A very happy 20th birthday for Classical OperaReview
Founded twenty years ago by conductor Ian Page, Classical Opera continues to flourish today. A sign of the group’s good fortune, it has embarked on a number of audacious projects including a complete recording cycle of Mozart’s operas. To celebrate these past two decades of success an evening of suitably optimistic music was held at the Barbican Hall. Like an offering to Apollo himself the program featured such transcendent works as Haydn’s “The Representation of Chaos” from Die Schöpfung, Mozart’s “Exsultate Jubilate” and Beethoven’s Ninth Symphony. With so many achievements behind it already Classical Opera has obviously got on Apollo’s good side.
The concert aptly began with “The Representation of Chaos”. As suggested by its title, the piece depicts the formless tumult before creation. Starting in C minor the orchestra created a world of shadowy disorder, the strings exuding its pulsing and surging energy while repeatedly convulsed by the eruption of the timpani. Into the chaos rose the archangel Raphael, sung by bass Henry Waddington, who with stern gravity intoned the first passages of Genesis. But with the creation of light, sung by the chorus and marked by an orchestral explosion of joy, the piece moved into C Major. Tenor Stuart Jackson as Uriel then radiantly guided us into the newly created universe.
With the world now in existence we came to Mozart’s celebration of the divine mystery of music, Leidenschaft stillt und weckt Musik, from his reorchestration of Handel’s Ode to St. Cecilia. It focusses on Jubal, the biblical father of musicians. The music he created with a shell was apparently so exquisite that his brothers believed a god must dwell within. But it was the soprano Anna Devin who seemed blessed by the divine. Captivating us with her warm, velvety voice, her magnificent high notes astounded us yet more.
She continued to entrance us with the first movement of Mozart’s “Exsultate Jubilate”, performing the florid passages with consummate skill and seeming to throw them off with ease. Typical of Mozart’s daring, this sacred piece is far more operatic than ecclesiastical in style, allowing singers such as Devin to show off their vocal prowess. The tempo however was too fast, preventing us from luxuriating in the sublime opening passages.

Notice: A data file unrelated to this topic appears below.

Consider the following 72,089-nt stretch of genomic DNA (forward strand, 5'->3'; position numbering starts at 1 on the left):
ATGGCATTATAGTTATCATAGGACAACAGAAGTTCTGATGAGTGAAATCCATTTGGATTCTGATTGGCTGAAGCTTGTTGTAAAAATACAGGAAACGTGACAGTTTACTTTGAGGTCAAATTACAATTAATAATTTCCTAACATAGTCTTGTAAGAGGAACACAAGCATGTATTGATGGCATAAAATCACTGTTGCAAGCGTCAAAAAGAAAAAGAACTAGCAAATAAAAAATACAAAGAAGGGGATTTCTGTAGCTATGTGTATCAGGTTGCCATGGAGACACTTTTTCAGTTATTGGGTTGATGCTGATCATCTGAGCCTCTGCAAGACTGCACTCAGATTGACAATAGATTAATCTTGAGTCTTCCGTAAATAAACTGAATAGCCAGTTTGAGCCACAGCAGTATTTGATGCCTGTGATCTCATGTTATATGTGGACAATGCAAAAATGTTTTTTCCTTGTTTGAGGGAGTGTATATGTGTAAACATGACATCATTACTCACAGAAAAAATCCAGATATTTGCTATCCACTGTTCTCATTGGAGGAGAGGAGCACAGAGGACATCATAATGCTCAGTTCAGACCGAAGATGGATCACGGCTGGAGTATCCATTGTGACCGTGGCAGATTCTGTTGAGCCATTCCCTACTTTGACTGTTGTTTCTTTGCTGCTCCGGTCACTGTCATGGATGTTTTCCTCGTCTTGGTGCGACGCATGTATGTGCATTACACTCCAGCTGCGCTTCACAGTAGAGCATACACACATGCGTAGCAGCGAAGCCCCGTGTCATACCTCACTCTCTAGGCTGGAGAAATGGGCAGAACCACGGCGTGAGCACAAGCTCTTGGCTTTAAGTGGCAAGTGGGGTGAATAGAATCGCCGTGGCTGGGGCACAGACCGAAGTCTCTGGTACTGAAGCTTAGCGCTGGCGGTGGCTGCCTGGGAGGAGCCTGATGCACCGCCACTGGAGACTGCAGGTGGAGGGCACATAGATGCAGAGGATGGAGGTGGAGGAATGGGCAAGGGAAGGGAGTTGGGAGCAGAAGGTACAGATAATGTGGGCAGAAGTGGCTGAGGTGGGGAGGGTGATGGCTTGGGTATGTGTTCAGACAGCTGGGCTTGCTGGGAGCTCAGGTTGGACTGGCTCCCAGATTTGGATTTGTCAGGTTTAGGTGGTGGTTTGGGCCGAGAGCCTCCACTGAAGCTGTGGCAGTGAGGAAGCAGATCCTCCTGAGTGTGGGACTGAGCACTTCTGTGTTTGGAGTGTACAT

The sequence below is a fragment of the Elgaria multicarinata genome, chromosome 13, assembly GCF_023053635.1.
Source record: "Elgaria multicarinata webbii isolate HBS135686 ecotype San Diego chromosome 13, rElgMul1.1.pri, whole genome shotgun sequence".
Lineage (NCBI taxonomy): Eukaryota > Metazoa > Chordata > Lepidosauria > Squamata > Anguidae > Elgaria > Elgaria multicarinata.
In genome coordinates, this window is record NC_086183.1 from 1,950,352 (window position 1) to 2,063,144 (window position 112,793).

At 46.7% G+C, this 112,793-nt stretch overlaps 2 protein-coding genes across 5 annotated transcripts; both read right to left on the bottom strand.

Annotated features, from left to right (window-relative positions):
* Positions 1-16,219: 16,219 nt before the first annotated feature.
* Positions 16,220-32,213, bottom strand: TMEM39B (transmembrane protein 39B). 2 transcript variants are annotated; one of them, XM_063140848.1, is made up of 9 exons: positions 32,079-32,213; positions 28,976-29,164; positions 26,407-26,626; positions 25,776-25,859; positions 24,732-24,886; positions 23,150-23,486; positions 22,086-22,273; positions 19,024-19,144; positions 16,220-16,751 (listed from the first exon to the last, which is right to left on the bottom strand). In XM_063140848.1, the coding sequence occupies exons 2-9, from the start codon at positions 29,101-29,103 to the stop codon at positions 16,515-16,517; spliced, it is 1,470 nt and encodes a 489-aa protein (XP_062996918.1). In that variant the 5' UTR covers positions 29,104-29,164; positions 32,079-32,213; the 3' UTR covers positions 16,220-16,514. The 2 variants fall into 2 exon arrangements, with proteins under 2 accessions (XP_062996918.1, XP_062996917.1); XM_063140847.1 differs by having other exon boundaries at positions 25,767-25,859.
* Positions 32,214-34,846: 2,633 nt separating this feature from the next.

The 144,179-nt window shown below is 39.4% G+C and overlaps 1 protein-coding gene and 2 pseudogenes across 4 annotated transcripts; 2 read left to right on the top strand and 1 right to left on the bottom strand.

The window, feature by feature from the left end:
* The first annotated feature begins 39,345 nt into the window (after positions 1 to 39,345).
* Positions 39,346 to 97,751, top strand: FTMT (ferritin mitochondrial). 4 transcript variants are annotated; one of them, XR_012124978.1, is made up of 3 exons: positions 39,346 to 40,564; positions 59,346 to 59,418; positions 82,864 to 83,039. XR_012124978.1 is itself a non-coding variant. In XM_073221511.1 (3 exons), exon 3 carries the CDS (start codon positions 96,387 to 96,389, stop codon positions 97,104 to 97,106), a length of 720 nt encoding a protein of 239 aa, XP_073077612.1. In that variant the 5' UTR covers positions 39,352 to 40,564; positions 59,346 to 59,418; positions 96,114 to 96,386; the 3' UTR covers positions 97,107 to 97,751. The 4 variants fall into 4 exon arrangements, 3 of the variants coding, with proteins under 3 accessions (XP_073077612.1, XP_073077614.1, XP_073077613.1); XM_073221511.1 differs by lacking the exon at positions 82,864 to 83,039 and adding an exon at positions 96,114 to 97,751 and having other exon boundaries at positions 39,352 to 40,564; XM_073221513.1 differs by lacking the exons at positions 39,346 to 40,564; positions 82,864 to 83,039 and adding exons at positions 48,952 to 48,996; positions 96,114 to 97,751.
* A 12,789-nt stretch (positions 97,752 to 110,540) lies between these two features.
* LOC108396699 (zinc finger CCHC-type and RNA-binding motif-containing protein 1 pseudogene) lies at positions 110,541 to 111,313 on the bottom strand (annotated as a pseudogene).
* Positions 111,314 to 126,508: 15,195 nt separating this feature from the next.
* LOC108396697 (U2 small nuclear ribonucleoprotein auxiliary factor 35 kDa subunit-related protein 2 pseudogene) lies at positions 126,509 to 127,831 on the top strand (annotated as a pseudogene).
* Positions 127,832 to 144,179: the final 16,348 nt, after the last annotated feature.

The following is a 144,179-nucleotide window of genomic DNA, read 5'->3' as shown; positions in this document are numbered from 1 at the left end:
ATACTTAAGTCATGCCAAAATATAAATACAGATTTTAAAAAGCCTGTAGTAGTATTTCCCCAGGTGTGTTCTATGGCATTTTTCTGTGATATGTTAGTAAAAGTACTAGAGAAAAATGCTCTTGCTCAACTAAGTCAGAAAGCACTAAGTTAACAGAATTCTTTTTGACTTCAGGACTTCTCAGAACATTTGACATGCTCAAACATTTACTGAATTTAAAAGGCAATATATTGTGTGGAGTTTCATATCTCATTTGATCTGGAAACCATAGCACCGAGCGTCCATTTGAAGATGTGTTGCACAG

“Accogli, oh re del mar” was a darker note in the evening’s program. From Mozart’s opera Idomeneo, it comes when the king is preparing to sacrifice his son, sung valiantly by tenor Stuart Jackson. But the scene was stolen by the chorus of priests, whose ominous monotone beseeching Neptune plunged into sinister despair at the end of each passage, envisaging the imminent atrocity. Though similarly occupied with mortality, Beethoven’s Cantata on the Death of Emperor Joseph II is jubilant in contrast. Haydn was so impressed by the score that he invited the young composer to come to Vienna as his student. Anna Devin sang again, replacing Miah Persson who was indisposed. With dignified expressiveness she embodied the words “then mankind ascended into the light”, which were repeated by the chorus representing the whole of humanity. This is Enlightenment propaganda at its best, here lauding the reformer Emperor.
Concluding the evening in the spirit of Enlightenment self-assurance was Beethoven’s Ninth Symphony. Though based on Schiller’s 1785 poem An die Freude, the writer later disliked the original so much that he rewrote it in 1803, this latter version being used by Beethoven. Beginning with the raw tension and colossal tone of the Allegro, the Scherzo was imbued with a feverish atmosphere, emphasised by the trumpet staccatos. In contrast the Adagio was smooth and meditative, soothing after the upheaval of the first two movements. This was spoilt though by the French horn, which burst weakly into one passage out of tune. The final movement however was a thrilling triumph, definitively one of the most affecting pieces of music ever written. Chorus, orchestra and solo singers all performed impeccably, the bass Henry Waddington in particular imbuing his section with a stirring solemnity which gave way to the movement’s euphoric theme.
As a birthday celebration Classical Opera couldn’t have chosen a better program, one which extolled the magic and mystery of music. How else can you explain its ability to inspire and move us, to represent human emotion through pure sound? Ian Page and Classical Opera have shown us that music is a gift to the world. Or as Schiller put it when writing about joy, “beauteous sparks of the gods”.